Big Four auditing firm KPMG in Australia has released a report, titled, The 30 Voices, which aims to cover “every facet” of financial services and beyond. It features insights related to developments from incumbents to banking challengers, Big Tech firms to investors, legislators to academics.
According to KPMG’s report, when taken together, these ecosystem participants “create a valuable chorus of insight and expertise.”
While commenting on how the COVID-19 outbreak is beginning to transform the future for financial services, the report notes that the financial services landscape could look “fundamentally different” by 2030.
The report added that digital transformation along with changing customer expectations and the new entrants have “long been disruptive forces in the financial services landscape.” But the Coronavirus crisis has really accelerated the pace of digital technology adoption and the development of the digital economy.
Overall impact of these changes has been quite significant, the report confirmed. It pointed out the years ahead might now be “particularly uncertain” due to unprecedented social and economic challenges.
The report also noted that the consumer of 2030 is expected to be “more socially and environmentally conscious than at any other point in history.”
The report added:
“In this reality, earning and maintaining a license to operate is dependent on having a clear social and commercial purpose that extends beyond serving the immediate needs of the customer to solving deeper societal challenges our community faces.”
As stated in the KPMG report, one of these challenges involves maintaining “data privacy.” With the application of the Consumer Data Right (CDR) laws in Australia (expected to be) more widespread by 2030, the legislation or new guidelines could offer the “means for consumers to manage, control and share the thousands of data points collected about them by service providers,” the report added.
It’s quite possible that as consumers become more “data-aware” and “discerning” in what data they share, and with whom, how and for what purpose, trust might emerge (in the coming years) as the “key differentiator.”
The report argued that “protecting customer data and valuing their privacy is non-negotiable.”
Adam Roberts, who leads Amex Australia’s strategy and innovation roadmap, digital servicing, digital product and data asset development, predicts that “the journey to 2030 will reinforce the importance of user experience (UX).” He also mentioned that organizations will “need to build user experiences that are more intuitive and encourage consumers to build user experiences that are more intuitive and encourage consumers to feel safe and secure – particularly as the payments industry becomes more complex in how it operates, provides security and authenticates customers.”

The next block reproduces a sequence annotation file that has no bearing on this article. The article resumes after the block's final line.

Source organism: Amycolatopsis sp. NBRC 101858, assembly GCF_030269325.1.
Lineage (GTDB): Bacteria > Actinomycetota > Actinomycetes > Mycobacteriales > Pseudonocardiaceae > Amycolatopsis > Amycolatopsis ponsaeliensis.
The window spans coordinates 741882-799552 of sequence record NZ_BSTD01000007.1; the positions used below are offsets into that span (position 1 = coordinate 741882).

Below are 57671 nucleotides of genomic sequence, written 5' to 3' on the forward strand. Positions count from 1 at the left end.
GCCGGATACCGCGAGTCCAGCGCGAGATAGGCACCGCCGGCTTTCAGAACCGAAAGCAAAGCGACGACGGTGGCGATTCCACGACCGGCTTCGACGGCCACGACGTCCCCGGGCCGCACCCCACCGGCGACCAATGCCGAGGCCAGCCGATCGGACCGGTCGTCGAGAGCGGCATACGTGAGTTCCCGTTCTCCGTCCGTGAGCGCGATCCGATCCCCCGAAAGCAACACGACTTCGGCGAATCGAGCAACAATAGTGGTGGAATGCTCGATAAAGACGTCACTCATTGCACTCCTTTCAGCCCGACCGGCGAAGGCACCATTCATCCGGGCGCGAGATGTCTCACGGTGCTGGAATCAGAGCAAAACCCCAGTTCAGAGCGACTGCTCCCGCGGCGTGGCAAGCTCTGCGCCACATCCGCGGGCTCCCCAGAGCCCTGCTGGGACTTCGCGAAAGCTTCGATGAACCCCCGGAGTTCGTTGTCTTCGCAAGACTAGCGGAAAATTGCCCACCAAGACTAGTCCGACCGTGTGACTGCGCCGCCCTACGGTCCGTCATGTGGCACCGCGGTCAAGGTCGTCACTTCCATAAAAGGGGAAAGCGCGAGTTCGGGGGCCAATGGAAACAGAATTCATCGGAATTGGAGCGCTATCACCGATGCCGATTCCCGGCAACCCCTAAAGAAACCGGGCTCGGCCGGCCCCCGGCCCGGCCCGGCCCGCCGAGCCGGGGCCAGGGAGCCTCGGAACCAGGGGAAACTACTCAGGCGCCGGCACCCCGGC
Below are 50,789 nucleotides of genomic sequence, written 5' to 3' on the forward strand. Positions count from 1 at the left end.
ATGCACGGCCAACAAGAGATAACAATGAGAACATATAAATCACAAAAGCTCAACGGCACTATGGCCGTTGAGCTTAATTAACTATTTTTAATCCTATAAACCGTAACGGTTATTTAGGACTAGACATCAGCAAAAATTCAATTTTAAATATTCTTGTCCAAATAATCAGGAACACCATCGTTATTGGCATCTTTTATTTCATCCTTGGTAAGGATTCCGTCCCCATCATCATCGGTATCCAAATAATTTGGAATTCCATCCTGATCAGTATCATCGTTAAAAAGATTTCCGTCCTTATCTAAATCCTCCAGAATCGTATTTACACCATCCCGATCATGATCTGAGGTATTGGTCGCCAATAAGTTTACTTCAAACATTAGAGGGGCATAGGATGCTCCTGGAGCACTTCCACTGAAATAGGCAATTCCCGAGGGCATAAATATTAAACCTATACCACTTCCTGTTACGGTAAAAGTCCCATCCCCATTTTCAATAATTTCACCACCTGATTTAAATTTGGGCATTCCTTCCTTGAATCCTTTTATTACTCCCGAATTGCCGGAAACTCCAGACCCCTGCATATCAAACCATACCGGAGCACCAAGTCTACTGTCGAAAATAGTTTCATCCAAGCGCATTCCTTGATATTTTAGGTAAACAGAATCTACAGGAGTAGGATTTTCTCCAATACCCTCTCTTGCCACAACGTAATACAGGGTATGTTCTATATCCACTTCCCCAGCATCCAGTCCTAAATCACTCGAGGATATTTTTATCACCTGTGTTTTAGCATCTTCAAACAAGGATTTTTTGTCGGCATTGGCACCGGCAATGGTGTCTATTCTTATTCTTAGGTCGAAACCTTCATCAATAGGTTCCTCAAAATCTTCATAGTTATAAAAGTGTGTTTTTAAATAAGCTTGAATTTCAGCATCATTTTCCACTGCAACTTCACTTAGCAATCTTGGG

Deanne Stewart, CEO at Aware Super, says:
“Looking back from 2030, I can see that extraordinary change has occurred in financial services over the last ten years. The pace of change in 2020 was extraordinary – and it has only continued to accelerate. The issue keeping CEO’s awake at night is managing this pace of change. Keeping up with the transformation agenda, staying ahead of the curve, ensuring your people aren’t burning out and knowing when to pivot your strategy are today top of mind.”
The extensive KPMG report concludes that the “big question” for 2030 is whether banks are able to innovate at “the pace and breadth required to build out a compelling ‘ecosystem’ of new services – whether built by the bank, or from a marketplace of partners and affiliates.”
The report confirmed that since February 2020, x15 has either launched or acquired five ventures, “all of which are relevant to a customer within the context of their bank relationship.”
Toby Norton-Smith, Managing Director at x15ventures, pointed out that CommBank customers may be pre-approved for a mortgage now “receive an introduction to Home-in– a fully digital conveyancing solution.”
Norton-Smith added that “with their consent, customers can transfer necessary data to Home-in to sign up and start the process of settling on a contract of sale straight away.” He also noted that “operating independently from the bank allows Home-in to iterate its product and business development rapidly.” He added that “to illustrate this point, in the eight months of pilot, the Home-in net promoter score has grown – through continuous iterations in product and customer service design – from ~10 to >50 today.”
Norton-Smith further noted:
“The ecosystem between ventures and a bank can also operate in the other direction – for example, we recently launched a ‘business in a box’ service called Backr (backr.com.au), which we believe is the first service an aspiring new small business owner or entrepreneur should consider – and from there, we provide links and APIs into a range of jobs to be done and services to be consumed, including setting up a business account through CommBank.”